SQL JOIN Clause Vs UNION Operator

In a relational database management system, the SQL keywords UNION and JOIN are used to perform operations on many tables (RDBMS).

They combine data from two or more tables to get a result. However, in both phrases, the method for combining data from two or more relations differs. Before making a comparison, let's take a quick look at these clauses.


In MySQL, a JOIN is used in conjunction with the SELECT query to extract data from many tables.

It is used if we need to retrieve records from many tables. It only returns records from the tables that meet the provided criteria.

A JOIN is used to display columns from various tables that have the same or different names.

All of the columns will be demonstrated independently in the output. In other words, the columns will be lined next to one another.

Tables in a relational database are linked to one another, and we used foreign keys to keep track of the relationships between them. The join condition specifies how each table's columns are compared to one another.

Example 3: Assume our database comprises the following tables: "Student" and "Technologies," each of which has the following information:

Using the following query, we can get records from both tables:

SELECT Student.name, Technologie.technology      
FROM Student     
JOIN Technologie   
ON Student.id = Technologie.id;  


The MySQL UNION clause allows us to aggregate two or more relations into a single result set by performing multiple SELECT queries.

It features a feature that removes duplicate rows from the result set by default.

In MySQL, the union clause must adhere to the following guidelines:

  • In all tables, the arrangement and number of columns must be the same.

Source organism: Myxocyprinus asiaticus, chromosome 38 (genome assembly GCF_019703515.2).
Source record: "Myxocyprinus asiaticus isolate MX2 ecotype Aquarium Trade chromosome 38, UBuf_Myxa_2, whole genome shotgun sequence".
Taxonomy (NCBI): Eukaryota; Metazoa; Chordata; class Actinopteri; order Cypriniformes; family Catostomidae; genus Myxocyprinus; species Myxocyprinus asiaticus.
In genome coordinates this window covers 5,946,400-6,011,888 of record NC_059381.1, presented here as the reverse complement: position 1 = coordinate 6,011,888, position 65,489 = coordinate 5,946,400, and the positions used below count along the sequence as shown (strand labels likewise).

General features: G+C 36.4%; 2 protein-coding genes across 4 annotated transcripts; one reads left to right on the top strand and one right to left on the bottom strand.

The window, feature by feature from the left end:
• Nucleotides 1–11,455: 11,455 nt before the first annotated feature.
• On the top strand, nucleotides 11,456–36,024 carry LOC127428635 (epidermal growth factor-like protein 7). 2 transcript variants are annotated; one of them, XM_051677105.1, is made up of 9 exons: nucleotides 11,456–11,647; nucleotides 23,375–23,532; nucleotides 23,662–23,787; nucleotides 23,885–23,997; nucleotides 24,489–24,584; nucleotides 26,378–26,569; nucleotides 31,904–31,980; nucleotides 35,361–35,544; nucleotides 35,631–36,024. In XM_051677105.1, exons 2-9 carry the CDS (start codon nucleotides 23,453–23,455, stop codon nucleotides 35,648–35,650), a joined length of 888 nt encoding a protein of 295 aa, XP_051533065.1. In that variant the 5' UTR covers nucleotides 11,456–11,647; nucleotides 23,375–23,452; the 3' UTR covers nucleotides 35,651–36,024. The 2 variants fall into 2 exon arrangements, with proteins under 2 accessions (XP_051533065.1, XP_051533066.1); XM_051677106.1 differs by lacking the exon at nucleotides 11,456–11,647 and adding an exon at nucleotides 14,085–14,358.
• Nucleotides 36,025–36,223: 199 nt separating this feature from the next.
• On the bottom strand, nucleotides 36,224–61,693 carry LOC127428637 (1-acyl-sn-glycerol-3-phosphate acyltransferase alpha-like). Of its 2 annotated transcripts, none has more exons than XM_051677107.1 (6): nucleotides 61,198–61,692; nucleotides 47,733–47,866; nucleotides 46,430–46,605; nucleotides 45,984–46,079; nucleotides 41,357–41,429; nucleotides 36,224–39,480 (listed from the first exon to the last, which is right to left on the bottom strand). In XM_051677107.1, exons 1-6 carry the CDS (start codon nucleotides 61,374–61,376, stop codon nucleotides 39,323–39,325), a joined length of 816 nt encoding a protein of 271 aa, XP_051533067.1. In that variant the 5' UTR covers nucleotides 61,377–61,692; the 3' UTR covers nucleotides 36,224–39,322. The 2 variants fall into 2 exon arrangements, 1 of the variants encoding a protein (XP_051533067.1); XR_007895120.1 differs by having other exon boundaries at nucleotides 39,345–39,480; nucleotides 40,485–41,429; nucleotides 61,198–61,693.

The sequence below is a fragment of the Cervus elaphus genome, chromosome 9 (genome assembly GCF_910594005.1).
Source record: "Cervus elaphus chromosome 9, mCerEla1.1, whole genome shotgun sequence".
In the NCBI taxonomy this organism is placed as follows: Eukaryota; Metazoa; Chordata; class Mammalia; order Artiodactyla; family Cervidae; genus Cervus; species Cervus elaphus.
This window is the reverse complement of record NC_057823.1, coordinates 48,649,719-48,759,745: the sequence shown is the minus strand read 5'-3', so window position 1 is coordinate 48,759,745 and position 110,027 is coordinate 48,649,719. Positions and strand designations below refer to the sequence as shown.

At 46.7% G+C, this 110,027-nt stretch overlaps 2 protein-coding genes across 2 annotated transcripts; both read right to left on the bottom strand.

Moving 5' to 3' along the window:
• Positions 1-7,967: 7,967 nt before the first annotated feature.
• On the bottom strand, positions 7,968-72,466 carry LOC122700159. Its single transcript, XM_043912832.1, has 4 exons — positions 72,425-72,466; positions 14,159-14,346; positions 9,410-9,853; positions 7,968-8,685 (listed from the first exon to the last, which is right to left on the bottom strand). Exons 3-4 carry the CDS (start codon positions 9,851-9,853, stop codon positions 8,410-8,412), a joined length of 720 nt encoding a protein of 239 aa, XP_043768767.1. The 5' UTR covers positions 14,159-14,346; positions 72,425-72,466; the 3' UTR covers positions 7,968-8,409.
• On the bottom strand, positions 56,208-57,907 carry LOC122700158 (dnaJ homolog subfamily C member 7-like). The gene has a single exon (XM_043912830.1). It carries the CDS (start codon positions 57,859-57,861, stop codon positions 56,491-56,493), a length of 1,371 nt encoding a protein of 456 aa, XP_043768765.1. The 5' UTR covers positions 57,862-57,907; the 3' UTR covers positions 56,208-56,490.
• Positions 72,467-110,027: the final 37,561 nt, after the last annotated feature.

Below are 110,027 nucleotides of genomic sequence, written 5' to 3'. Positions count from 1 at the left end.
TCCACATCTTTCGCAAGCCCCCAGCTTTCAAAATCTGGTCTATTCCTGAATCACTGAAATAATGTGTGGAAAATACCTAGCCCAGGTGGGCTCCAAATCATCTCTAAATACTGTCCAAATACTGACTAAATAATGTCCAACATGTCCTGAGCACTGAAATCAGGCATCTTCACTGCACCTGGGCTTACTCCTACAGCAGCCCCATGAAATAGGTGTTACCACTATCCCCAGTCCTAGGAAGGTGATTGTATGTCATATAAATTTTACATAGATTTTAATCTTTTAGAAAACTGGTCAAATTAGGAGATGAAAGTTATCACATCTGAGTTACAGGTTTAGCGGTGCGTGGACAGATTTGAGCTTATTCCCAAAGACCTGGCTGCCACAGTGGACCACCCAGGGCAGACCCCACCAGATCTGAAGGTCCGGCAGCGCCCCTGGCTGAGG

• Each select query's data type must be consistent with the associated positions.
  • In SELECT queries, the column names should be in the same sequence.

The UNION set operator is used to join data from two tables with columns of the same datatype.

When you do a UNION , the data from both tables is combined into a single column with the same datatype.

Example: By joining both tables, the following statement generates output that contains all student names and subjects.

SELECT Name, subject FROM student1    
SELECT Name, subject FROM student2;   


There are 10 main differences between join clause & union operator:-

JOIN joins data from multiple tables based on a matching criteria. SQL aggregates the results of two or more SELECT operations into a single result set.
It creates new columns by combining data. It creates new rows by combining data.
The number of columns chosen from each table may differ. Each table's number of columns should be the same.
The datatypes of the corresponding columns in each table may differ. The datatypes of the corresponding columns in each table should be the same.
It's possible that it won't return distinct columns. Between the several select statements, it removes duplicate rows.
JOIN produces a new horizontal collection of rows with the same number of rows but varying numbers of columns. UNION produces a new vertical set of rows with the same number of columns but a variable number of rows.
When the tables involved have similar attributes for at least one field, JOIN joins the data. When two tables have the same number of attributes and the domains of corresponding attributes are also the same, the UNION in SQL is used.
Inner join, left join, right join, full join, and cross join are examples of JOIN variations. UNION and UNION ALL are two variations of UNION. INTERCEPT and MINUS/EXCEPT could be considered versions of UNION in that they integrate data vertically as well, similar to what UNION does.
In a join condition, primary keys and foreign keys are usually used. With the exception of point 3 above, UNION does not have a union condition.
It's a combination of many tables that adds up all of the records. The intersection of the tables yields results.